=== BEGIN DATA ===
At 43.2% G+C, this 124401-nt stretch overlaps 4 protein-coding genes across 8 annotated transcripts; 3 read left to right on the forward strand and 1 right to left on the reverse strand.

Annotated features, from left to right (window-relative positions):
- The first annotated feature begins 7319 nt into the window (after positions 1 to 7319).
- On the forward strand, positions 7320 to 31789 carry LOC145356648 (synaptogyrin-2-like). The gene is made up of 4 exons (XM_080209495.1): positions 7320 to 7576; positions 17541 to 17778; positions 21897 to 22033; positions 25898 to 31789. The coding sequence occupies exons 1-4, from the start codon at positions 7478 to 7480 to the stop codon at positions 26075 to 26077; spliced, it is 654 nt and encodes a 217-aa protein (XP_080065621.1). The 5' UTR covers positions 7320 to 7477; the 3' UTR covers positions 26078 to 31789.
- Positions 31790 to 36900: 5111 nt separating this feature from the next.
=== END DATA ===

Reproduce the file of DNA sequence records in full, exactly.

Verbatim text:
At 43.2% G+C, this 124401-nt stretch overlaps 4 protein-coding genes across 8 annotated transcripts; 3 read left to right on the forward strand and 1 right to left on the reverse strand.

Annotated features, from left to right (window-relative positions):
- The first annotated feature begins 7319 nt into the window (after positions 1 to 7319).
- On the forward strand, positions 7320 to 31789 carry LOC145356648 (synaptogyrin-2-like). The gene is made up of 4 exons (XM_080209495.1): positions 7320 to 7576; positions 17541 to 17778; positions 21897 to 22033; positions 25898 to 31789. The coding sequence occupies exons 1-4, from the start codon at positions 7478 to 7480 to the stop codon at positions 26075 to 26077; spliced, it is 654 nt and encodes a 217-aa protein (XP_080065621.1). The 5' UTR covers positions 7320 to 7477; the 3' UTR covers positions 26078 to 31789.
- Positions 31790 to 36900: 5111 nt separating this feature from the next.